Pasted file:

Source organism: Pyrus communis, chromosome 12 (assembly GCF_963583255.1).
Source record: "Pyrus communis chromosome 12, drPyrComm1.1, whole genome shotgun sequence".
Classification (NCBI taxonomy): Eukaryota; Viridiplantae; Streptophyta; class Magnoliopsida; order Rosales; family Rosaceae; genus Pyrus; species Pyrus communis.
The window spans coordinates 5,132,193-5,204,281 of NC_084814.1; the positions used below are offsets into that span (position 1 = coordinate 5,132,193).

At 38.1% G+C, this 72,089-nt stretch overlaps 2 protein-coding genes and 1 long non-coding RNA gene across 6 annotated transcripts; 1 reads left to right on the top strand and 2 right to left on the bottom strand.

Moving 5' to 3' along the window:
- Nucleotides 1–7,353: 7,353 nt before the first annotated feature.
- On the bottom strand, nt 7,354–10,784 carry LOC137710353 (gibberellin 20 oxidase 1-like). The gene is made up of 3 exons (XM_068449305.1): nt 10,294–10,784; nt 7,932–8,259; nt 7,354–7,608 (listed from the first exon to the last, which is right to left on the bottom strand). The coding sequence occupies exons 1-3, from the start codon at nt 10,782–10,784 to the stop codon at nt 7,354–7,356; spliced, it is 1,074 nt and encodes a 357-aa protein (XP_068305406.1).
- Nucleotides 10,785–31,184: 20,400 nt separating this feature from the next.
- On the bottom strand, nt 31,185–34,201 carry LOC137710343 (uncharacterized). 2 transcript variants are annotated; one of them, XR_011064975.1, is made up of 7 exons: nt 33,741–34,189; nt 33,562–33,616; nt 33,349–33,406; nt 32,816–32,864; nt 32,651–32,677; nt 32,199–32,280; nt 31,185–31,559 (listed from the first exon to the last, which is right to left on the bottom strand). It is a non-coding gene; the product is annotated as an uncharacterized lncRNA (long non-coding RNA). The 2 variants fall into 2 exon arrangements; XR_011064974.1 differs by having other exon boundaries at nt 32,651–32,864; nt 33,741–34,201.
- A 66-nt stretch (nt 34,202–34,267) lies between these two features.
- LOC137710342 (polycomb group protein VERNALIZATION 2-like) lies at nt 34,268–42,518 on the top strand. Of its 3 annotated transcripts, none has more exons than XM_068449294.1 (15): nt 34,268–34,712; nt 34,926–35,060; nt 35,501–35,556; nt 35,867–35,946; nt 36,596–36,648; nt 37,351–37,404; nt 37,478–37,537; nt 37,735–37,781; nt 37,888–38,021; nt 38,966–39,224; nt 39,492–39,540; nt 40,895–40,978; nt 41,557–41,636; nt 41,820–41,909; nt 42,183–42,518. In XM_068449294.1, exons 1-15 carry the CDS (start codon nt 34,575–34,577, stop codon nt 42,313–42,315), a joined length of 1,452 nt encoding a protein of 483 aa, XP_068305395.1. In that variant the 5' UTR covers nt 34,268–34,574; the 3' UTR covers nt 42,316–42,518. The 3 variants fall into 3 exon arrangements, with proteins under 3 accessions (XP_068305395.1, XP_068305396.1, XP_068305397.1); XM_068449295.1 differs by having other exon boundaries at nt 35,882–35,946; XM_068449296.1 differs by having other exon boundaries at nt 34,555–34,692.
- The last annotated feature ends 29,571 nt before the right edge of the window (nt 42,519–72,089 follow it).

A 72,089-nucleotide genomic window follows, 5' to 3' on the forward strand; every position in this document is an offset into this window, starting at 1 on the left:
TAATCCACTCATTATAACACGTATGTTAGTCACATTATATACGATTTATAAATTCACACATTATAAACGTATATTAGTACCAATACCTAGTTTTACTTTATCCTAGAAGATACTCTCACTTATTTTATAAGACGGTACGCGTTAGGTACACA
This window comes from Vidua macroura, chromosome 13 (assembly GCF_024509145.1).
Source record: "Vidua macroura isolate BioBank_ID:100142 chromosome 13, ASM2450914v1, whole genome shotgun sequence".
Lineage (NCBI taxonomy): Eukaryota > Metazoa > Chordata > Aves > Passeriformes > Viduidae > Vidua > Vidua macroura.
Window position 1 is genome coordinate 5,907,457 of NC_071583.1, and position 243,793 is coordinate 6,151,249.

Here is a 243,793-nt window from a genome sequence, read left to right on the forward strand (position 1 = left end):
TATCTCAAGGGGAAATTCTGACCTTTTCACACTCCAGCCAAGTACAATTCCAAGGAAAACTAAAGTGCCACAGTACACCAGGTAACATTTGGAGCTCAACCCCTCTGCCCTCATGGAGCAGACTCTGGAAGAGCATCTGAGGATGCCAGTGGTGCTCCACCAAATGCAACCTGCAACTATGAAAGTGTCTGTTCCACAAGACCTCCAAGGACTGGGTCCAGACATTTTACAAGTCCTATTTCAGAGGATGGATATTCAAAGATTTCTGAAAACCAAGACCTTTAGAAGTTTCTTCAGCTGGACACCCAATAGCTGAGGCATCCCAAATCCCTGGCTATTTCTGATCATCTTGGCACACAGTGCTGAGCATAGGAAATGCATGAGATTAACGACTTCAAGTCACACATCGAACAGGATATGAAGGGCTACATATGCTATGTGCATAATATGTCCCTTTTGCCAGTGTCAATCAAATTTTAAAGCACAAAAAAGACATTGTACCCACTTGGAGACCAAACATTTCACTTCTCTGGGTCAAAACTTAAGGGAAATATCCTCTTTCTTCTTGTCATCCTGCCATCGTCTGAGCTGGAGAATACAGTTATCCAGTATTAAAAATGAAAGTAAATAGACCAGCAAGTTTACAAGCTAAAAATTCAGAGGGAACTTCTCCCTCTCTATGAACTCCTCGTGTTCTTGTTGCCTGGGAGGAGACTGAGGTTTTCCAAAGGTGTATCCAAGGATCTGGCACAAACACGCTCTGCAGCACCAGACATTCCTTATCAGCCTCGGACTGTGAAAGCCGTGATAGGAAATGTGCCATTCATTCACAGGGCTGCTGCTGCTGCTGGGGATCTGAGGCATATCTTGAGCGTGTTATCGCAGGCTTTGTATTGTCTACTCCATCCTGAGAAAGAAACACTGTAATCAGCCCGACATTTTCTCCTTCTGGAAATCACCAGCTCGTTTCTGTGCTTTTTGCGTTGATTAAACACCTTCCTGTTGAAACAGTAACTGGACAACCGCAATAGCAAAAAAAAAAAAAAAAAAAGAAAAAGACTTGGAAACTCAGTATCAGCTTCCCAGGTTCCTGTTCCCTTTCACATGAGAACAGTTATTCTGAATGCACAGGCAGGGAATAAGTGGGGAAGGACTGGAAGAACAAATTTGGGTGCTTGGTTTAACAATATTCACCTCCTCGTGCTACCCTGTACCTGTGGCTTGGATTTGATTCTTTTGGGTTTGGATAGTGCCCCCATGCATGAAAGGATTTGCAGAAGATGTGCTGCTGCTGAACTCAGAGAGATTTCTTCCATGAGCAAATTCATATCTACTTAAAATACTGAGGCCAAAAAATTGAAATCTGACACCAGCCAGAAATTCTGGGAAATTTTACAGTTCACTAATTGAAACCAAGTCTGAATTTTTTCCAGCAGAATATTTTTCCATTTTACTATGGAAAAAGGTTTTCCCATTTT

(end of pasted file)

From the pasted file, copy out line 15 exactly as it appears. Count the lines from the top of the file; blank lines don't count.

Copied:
TAATCCACTCATTATAACACGTATGTTAGTCACATTATATACGATTTATAAATTCACACATTATAAACGTATATTAGTACCAATACCTAGTTTTACTTTATCCTAGAAGATACTCTCACTTATTTTATAAGACGGTACGCGTTAGGTACACA